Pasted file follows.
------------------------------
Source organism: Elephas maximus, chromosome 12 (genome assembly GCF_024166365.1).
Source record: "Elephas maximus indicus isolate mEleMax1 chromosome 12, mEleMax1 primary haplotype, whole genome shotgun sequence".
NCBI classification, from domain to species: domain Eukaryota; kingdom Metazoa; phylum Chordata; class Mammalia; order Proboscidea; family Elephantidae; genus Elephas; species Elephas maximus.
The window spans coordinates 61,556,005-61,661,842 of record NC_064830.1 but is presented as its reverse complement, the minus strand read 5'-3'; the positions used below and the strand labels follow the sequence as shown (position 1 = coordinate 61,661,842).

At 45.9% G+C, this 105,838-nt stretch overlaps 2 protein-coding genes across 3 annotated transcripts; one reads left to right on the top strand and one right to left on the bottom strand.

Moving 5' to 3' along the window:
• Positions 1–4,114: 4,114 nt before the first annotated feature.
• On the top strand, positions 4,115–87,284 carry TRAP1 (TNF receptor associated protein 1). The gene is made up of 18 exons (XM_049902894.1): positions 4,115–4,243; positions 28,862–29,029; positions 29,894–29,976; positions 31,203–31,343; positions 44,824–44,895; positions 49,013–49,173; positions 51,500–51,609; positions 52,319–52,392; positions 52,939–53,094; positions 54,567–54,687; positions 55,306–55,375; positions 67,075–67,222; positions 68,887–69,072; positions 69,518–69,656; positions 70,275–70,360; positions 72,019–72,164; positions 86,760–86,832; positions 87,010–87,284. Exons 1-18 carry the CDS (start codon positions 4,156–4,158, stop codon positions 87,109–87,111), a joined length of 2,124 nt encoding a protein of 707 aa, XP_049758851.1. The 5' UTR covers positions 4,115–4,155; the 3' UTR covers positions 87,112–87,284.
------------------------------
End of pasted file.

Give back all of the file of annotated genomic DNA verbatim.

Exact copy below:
Source organism: Elephas maximus, chromosome 12 (genome assembly GCF_024166365.1).
Source record: "Elephas maximus indicus isolate mEleMax1 chromosome 12, mEleMax1 primary haplotype, whole genome shotgun sequence".
NCBI classification, from domain to species: domain Eukaryota; kingdom Metazoa; phylum Chordata; class Mammalia; order Proboscidea; family Elephantidae; genus Elephas; species Elephas maximus.
The window spans coordinates 61,556,005-61,661,842 of record NC_064830.1 but is presented as its reverse complement, the minus strand read 5'-3'; the positions used below and the strand labels follow the sequence as shown (position 1 = coordinate 61,661,842).

At 45.9% G+C, this 105,838-nt stretch overlaps 2 protein-coding genes across 3 annotated transcripts; one reads left to right on the top strand and one right to left on the bottom strand.

Moving 5' to 3' along the window:
• Positions 1–4,114: 4,114 nt before the first annotated feature.
• On the top strand, positions 4,115–87,284 carry TRAP1 (TNF receptor associated protein 1). The gene is made up of 18 exons (XM_049902894.1): positions 4,115–4,243; positions 28,862–29,029; positions 29,894–29,976; positions 31,203–31,343; positions 44,824–44,895; positions 49,013–49,173; positions 51,500–51,609; positions 52,319–52,392; positions 52,939–53,094; positions 54,567–54,687; positions 55,306–55,375; positions 67,075–67,222; positions 68,887–69,072; positions 69,518–69,656; positions 70,275–70,360; positions 72,019–72,164; positions 86,760–86,832; positions 87,010–87,284. Exons 1-18 carry the CDS (start codon positions 4,156–4,158, stop codon positions 87,109–87,111), a joined length of 2,124 nt encoding a protein of 707 aa, XP_049758851.1. The 5' UTR covers positions 4,115–4,155; the 3' UTR covers positions 87,112–87,284.